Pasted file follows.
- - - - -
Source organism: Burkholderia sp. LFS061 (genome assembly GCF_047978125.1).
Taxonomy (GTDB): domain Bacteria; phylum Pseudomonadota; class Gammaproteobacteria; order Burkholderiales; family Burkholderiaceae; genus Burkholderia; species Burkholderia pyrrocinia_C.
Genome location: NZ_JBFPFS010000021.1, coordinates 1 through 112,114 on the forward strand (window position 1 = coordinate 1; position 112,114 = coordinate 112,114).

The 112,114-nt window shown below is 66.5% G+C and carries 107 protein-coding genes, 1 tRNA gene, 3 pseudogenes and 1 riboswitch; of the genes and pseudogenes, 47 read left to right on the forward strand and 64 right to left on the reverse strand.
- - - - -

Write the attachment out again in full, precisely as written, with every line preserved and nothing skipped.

Source organism: Burkholderia sp. LFS061 (genome assembly GCF_047978125.1).
Taxonomy (GTDB): domain Bacteria; phylum Pseudomonadota; class Gammaproteobacteria; order Burkholderiales; family Burkholderiaceae; genus Burkholderia; species Burkholderia pyrrocinia_C.
Genome location: NZ_JBFPFS010000021.1, coordinates 1 through 112,114 on the forward strand (window position 1 = coordinate 1; position 112,114 = coordinate 112,114).

The 112,114-nt window shown below is 66.5% G+C and carries 107 protein-coding genes, 1 tRNA gene, 3 pseudogenes and 1 riboswitch; of the genes and pseudogenes, 47 read left to right on the forward strand and 64 right to left on the reverse strand.